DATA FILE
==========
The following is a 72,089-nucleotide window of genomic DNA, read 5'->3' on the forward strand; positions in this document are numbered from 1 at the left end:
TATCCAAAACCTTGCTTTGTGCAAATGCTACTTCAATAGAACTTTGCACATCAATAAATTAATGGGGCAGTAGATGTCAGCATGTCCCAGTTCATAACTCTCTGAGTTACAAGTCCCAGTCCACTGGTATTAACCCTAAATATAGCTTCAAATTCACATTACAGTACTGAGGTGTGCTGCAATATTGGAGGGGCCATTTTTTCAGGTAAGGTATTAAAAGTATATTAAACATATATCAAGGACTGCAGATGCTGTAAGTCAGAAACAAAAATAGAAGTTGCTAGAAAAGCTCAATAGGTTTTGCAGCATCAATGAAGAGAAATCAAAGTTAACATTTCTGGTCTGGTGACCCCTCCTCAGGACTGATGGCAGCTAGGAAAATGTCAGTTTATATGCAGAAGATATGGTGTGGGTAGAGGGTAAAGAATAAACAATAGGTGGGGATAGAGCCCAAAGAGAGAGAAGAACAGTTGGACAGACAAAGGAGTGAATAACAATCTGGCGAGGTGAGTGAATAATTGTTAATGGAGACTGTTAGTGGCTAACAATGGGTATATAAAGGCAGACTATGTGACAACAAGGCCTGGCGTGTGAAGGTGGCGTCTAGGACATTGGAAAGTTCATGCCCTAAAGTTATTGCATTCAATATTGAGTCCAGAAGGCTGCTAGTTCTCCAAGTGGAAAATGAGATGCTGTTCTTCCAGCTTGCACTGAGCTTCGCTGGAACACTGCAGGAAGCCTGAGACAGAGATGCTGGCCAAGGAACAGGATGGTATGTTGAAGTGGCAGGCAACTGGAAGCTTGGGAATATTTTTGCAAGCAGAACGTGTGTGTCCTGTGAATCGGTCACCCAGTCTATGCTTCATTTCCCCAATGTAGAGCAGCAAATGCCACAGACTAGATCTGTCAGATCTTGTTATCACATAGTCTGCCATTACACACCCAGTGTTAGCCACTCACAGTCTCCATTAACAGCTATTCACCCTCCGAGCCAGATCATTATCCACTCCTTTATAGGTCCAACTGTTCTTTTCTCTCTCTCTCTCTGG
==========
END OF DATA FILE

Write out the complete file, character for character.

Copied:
The following is a 72,089-nucleotide window of genomic DNA, read 5'->3' on the forward strand; positions in this document are numbered from 1 at the left end:
TATCCAAAACCTTGCTTTGTGCAAATGCTACTTCAATAGAACTTTGCACATCAATAAATTAATGGGGCAGTAGATGTCAGCATGTCCCAGTTCATAACTCTCTGAGTTACAAGTCCCAGTCCACTGGTATTAACCCTAAATATAGCTTCAAATTCACATTACAGTACTGAGGTGTGCTGCAATATTGGAGGGGCCATTTTTTCAGGTAAGGTATTAAAAGTATATTAAACATATATCAAGGACTGCAGATGCTGTAAGTCAGAAACAAAAATAGAAGTTGCTAGAAAAGCTCAATAGGTTTTGCAGCATCAATGAAGAGAAATCAAAGTTAACATTTCTGGTCTGGTGACCCCTCCTCAGGACTGATGGCAGCTAGGAAAATGTCAGTTTATATGCAGAAGATATGGTGTGGGTAGAGGGTAAAGAATAAACAATAGGTGGGGATAGAGCCCAAAGAGAGAGAAGAACAGTTGGACAGACAAAGGAGTGAATAACAATCTGGCGAGGTGAGTGAATAATTGTTAATGGAGACTGTTAGTGGCTAACAATGGGTATATAAAGGCAGACTATGTGACAACAAGGCCTGGCGTGTGAAGGTGGCGTCTAGGACATTGGAAAGTTCATGCCCTAAAGTTATTGCATTCAATATTGAGTCCAGAAGGCTGCTAGTTCTCCAAGTGGAAAATGAGATGCTGTTCTTCCAGCTTGCACTGAGCTTCGCTGGAACACTGCAGGAAGCCTGAGACAGAGATGCTGGCCAAGGAACAGGATGGTATGTTGAAGTGGCAGGCAACTGGAAGCTTGGGAATATTTTTGCAAGCAGAACGTGTGTGTCCTGTGAATCGGTCACCCAGTCTATGCTTCATTTCCCCAATGTAGAGCAGCAAATGCCACAGACTAGATCTGTCAGATCTTGTTATCACATAGTCTGCCATTACACACCCAGTGTTAGCCACTCACAGTCTCCATTAACAGCTATTCACCCTCCGAGCCAGATCATTATCCACTCCTTTATAGGTCCAACTGTTCTTTTCTCTCTCTCTCTCTGG